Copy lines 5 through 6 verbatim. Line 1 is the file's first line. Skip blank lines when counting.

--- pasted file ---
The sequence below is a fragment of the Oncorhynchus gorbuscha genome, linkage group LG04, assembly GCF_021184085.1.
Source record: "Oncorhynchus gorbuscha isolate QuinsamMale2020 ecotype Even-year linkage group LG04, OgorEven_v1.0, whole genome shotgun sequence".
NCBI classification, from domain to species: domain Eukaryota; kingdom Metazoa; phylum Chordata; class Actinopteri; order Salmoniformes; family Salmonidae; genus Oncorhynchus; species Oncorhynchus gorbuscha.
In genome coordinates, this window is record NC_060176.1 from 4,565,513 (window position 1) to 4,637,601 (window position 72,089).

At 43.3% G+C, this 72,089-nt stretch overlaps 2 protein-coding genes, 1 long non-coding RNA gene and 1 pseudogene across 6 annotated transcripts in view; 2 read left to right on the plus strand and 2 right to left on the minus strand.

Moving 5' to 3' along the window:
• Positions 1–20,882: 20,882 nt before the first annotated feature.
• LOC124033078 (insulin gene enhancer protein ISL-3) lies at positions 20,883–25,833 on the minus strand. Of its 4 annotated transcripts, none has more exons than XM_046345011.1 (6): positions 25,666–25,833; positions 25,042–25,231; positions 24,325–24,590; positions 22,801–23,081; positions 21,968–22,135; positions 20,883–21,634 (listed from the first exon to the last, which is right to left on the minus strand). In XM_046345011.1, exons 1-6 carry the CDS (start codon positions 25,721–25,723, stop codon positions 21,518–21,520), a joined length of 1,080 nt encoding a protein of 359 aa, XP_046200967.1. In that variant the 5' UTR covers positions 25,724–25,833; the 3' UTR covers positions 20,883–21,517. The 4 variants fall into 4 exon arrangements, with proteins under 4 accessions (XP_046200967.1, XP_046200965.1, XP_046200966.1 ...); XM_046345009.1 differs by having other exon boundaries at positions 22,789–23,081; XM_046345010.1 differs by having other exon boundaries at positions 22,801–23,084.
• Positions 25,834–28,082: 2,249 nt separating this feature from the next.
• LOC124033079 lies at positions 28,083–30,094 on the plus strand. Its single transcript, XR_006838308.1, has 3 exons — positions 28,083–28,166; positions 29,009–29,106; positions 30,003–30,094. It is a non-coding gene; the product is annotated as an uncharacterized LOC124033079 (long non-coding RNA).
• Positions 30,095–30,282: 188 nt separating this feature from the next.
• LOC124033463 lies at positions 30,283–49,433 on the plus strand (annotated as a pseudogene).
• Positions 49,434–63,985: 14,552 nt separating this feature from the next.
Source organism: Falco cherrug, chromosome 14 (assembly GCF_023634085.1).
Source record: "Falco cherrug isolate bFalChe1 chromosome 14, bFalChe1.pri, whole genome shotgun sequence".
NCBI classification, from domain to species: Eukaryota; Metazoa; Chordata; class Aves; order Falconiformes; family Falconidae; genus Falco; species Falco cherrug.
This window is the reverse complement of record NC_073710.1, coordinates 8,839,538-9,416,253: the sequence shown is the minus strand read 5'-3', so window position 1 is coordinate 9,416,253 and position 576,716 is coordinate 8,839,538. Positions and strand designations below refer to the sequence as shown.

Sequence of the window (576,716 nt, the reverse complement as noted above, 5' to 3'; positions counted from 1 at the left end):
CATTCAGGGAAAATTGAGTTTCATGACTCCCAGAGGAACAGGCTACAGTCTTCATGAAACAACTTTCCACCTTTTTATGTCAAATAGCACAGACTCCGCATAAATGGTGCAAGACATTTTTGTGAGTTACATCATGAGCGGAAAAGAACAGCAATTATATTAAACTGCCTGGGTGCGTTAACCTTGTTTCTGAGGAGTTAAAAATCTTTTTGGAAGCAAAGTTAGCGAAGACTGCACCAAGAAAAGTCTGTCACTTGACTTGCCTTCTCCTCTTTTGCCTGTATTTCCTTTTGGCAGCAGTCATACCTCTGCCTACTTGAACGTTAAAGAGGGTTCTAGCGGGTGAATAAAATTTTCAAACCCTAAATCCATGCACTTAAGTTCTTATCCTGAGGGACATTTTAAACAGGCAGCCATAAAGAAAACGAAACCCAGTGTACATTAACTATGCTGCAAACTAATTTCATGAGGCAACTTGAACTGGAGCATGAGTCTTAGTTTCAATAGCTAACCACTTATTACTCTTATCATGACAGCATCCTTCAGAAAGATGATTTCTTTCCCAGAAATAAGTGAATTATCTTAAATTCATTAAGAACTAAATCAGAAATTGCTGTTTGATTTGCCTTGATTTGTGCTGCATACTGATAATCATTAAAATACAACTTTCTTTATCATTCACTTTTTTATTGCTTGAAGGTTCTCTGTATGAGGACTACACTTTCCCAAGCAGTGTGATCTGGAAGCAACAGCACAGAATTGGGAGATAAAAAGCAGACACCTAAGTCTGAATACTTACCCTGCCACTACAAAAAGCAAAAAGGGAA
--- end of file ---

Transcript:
At 43.3% G+C, this 72,089-nt stretch overlaps 2 protein-coding genes, 1 long non-coding RNA gene and 1 pseudogene across 6 annotated transcripts in view; 2 read left to right on the plus strand and 2 right to left on the minus strand.

Moving 5' to 3' along the window: